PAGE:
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This sand has a wide range of grain sizes mixed in, but should be fine for the majority of sand sifters. If you prefer a more uniformly small grain size, the Fiji Pink is another great option.
I happen to have this sand on the tank sitting on my desk. It is like the other sands you have seen, a mixture of black and white (and I would say a few redish brown) particles. I haven't seen a purely black one myself but that does sound cool!
Its certainly possible to add sand to an existing tank though it is a bit messy. The best thing to do is is fill a cup with sand, lower it all the way down to the bottom of the tank and then pour it out. It will help keep as much sand from blowing around.
Caribsea's Arag-Alive! Live Reef Sand is a great choice for new aquarists and new reef tank setups. Arag-Alive sands clear quickly and contain millions of live bacteria, speeding up your tanks cycle and leading to less nuisance algae.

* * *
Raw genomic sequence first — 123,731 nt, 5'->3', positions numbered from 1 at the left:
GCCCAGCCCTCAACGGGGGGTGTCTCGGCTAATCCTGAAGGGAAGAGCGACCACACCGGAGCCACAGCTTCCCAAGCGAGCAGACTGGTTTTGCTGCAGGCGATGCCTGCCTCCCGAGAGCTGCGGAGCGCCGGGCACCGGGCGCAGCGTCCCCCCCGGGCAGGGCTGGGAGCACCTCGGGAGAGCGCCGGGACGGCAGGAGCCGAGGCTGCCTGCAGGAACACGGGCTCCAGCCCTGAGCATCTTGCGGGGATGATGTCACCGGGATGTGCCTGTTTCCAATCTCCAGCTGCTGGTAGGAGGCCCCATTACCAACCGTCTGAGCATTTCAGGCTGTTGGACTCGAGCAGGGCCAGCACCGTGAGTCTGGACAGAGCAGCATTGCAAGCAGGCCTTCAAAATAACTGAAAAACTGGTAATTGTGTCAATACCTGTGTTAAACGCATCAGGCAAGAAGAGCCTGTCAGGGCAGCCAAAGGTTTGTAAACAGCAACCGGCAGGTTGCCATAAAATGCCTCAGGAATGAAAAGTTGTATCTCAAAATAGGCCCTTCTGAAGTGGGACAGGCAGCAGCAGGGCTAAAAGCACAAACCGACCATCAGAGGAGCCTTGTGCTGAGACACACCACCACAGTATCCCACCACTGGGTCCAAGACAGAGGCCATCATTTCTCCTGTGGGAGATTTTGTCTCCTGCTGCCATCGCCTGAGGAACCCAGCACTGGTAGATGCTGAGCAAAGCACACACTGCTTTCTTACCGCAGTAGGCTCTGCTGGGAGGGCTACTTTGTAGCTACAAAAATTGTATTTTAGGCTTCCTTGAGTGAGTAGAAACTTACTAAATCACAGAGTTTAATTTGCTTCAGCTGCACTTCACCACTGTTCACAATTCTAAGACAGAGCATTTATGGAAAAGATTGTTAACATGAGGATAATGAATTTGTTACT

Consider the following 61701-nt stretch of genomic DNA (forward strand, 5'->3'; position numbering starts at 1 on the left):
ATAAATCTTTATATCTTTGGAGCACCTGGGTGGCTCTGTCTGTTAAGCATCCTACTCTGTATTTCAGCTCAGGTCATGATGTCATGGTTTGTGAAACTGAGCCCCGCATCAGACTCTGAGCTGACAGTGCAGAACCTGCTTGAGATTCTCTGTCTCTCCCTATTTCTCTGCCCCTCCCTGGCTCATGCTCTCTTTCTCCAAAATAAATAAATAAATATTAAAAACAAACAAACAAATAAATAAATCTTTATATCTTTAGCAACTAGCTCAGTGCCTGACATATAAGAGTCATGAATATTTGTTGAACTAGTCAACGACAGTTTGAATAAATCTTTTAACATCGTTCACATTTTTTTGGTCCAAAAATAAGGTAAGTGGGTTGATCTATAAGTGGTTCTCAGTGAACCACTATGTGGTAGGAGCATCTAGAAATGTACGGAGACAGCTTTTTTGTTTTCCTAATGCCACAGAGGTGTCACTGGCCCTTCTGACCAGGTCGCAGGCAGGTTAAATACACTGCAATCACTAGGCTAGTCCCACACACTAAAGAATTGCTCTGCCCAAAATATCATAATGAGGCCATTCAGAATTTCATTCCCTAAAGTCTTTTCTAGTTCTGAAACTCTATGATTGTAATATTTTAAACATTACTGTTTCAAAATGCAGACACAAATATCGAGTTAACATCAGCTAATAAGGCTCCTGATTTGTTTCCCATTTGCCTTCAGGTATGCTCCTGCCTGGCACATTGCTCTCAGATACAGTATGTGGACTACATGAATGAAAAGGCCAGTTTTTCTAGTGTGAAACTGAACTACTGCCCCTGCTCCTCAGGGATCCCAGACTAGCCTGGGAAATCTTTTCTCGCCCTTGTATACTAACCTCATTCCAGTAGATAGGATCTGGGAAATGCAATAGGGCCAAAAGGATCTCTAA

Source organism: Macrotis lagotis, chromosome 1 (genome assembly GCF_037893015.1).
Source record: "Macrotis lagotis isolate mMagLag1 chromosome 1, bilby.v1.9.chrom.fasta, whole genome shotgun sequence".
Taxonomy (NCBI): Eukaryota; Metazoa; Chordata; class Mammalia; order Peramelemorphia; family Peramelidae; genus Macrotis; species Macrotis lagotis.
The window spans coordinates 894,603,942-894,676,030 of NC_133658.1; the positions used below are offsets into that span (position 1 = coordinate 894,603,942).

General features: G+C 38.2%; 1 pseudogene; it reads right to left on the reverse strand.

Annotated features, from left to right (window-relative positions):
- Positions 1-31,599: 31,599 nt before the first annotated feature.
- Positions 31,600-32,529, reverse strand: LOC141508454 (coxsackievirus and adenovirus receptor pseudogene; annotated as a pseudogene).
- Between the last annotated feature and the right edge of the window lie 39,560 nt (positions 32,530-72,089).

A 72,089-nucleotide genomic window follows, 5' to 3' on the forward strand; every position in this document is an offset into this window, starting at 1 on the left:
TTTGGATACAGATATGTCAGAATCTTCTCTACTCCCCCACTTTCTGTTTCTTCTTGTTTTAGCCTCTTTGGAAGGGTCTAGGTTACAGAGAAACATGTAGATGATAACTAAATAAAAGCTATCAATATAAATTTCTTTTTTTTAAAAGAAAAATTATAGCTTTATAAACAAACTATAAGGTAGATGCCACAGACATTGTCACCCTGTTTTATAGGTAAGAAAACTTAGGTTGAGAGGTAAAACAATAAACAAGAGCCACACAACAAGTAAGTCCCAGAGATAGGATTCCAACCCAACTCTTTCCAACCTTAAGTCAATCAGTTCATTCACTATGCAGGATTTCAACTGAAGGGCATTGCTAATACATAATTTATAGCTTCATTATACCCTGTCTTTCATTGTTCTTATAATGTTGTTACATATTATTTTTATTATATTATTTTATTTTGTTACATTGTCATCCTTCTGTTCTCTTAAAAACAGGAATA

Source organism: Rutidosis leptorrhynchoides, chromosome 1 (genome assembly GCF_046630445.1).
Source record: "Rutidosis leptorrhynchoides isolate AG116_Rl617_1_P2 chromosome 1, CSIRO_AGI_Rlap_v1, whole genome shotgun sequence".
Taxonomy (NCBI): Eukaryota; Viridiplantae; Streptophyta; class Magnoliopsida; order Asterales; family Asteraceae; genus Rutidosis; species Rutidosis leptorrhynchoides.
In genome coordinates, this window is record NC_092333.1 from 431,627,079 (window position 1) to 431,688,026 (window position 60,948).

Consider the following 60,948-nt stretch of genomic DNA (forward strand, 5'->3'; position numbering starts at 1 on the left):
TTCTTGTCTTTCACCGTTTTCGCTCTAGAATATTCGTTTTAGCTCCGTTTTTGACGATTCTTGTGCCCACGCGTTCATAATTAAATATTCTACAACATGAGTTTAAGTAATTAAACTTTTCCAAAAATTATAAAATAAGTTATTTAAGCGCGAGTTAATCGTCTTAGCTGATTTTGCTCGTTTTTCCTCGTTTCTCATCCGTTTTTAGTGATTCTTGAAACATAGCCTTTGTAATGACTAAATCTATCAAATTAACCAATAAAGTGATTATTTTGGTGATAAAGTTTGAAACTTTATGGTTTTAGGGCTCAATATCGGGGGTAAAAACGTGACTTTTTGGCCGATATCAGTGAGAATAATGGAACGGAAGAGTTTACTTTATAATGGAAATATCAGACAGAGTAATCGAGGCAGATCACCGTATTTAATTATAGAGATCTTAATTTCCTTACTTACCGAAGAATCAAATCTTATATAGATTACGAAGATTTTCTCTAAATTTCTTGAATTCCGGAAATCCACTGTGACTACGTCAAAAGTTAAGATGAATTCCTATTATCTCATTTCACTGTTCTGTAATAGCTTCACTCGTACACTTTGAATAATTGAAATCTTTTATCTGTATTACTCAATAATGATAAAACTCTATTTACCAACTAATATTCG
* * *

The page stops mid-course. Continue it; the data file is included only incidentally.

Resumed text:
Selecting the right sand: When choosing the right sand for your tank, it is important to keep a few things in mind.
How much flow will be in the tank?
Aquariums with high amounts of water movement will require sand with a larger grain size. Smaller particles can be blown around easily.
What kind of inhabitants will you be keeping?
Many species do require particular types of sand, like gobies, jawfish, and wrasses. Fish and invertebrates that like to burrow or sift through the sand will do best with smaller particle sizes.
Will it be for a refugium or deep sandbed?
Sand that will be used for filtration or refugium, we suggest using smaller particles that will give bacteria more surface area to grow and thrive on.
How much sand do I need?
Below is a table of common tank sizes and how many pounds of Hawaiian Black Sand is required to achieve a certain depth. Results may vary depending on the aquascaping in your tank, overflow styles, and the specific tank manufacturer. We always recommend getting a little extra sand to make sure you have enough on hand when you are filling your tank.
|Gallons||Dimension||1" Depth||2" Depth||3" Depth|
|10 Gallon||20x10x12||9.1 lbs||18.2 lbs||27.3 lbs|
|20 Gallon||24x12x16||13.1 lbs||26.2 lbs||39.4 lbs|
|29 Gallon||30x12x18||16.4 lbs||32.8 lbs||49.2 lbs|
|30 Gallon||36x13x16||21.3 lbs||42.6 lbs||64.0 lbs|